The National Weather Service is predicting overcast skies and rainy weather throughout the day, and forecaster Diana Henderson said it will be "a crapshoot" as to whether Bay Area residents will be able to see much of the eclipse.
Henderson said residents might be able to see part of the eclipse but warned, "I wouldn't bet the farm on it."
The Chabot Space and Science Center will open its doors from 9 p.m. tonight until 2 a.m. Tuesday, rain or shine.
The eclipse can be viewed from its observatory deck and through its telescopes, weather permitting.
Chabot spokesman Robert Ade said that even if viewers can't see the real eclipse, a simulated eclipse will be shown in the center's planetarium while astronomers explain the event and take questions.
Ade said the simulation will be realistic, and pointed out that it will be warmer in the planetarium than it will be outside. In addition, there will be music with lunar themes, he said.
Chabot officials explained that a total lunar eclipse occurs when the moon passes through the earth's shadow.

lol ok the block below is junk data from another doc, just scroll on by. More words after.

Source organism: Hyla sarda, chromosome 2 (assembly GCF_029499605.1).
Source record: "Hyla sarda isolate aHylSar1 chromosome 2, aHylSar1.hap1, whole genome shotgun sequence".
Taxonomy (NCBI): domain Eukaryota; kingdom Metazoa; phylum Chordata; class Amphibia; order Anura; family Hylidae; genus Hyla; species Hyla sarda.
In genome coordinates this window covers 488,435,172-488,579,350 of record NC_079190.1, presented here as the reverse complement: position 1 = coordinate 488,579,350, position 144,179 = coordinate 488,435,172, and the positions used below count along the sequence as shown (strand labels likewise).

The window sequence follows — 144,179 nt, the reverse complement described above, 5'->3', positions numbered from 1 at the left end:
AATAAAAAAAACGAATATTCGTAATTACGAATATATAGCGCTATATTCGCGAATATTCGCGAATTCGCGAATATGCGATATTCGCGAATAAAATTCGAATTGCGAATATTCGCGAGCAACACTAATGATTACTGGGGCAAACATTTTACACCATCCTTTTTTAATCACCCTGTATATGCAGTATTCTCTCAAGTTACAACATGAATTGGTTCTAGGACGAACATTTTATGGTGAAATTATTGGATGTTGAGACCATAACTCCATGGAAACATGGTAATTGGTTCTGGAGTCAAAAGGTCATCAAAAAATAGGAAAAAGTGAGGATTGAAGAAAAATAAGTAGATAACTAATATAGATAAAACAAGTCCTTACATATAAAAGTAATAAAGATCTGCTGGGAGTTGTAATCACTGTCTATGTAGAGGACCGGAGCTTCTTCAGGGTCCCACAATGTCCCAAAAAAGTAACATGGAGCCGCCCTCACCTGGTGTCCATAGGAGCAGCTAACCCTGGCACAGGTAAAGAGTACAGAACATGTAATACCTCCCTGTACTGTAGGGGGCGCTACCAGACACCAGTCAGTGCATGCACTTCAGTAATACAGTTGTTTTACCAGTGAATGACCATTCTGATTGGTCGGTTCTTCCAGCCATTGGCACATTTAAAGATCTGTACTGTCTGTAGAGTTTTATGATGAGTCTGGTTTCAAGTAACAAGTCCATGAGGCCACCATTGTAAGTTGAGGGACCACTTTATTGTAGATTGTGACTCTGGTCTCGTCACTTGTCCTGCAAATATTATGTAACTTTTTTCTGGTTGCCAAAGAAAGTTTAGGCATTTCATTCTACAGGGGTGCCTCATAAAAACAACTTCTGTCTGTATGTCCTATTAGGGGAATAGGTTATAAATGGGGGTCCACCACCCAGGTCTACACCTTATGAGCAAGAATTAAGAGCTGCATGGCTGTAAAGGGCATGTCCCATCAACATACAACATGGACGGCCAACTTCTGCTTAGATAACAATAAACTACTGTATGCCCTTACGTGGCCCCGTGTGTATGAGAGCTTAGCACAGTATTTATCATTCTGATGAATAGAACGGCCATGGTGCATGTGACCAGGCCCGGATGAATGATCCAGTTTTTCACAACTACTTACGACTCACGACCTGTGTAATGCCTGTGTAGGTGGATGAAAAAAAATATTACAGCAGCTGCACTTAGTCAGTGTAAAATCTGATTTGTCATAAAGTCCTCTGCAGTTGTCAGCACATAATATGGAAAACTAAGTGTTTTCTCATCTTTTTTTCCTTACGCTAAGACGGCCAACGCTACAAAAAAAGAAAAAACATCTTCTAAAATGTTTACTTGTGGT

They say that the earth's shadow will begin to fall on the full moon at 9:30 p.m. and "totality" will occur at 11:40 p.m., when the earth's shadow completely covers the moon. Totality is expected to last until 12:53 a.m. Tuesday, and part of the earth's shadow will remain on the moon until 2 a.m.
The moon will turn red due to the earth's atmosphere, which refracts sunlight onto the moon's surface, Chabot officials said.
Ben Burress, a staff astronomer at Chabot, said that unlike solar eclipses, which usually can only be seen in limited areas, lunar eclipses can be viewed by a great number of people over a vast swath of the globe.
Burress also said it's completely safe to watch lunar eclipses without the need for special equipment.
Tickets for the "Midnight Delight" eclipse event viewing at Chabot cost $12 for the general public and $6 for Chabot members.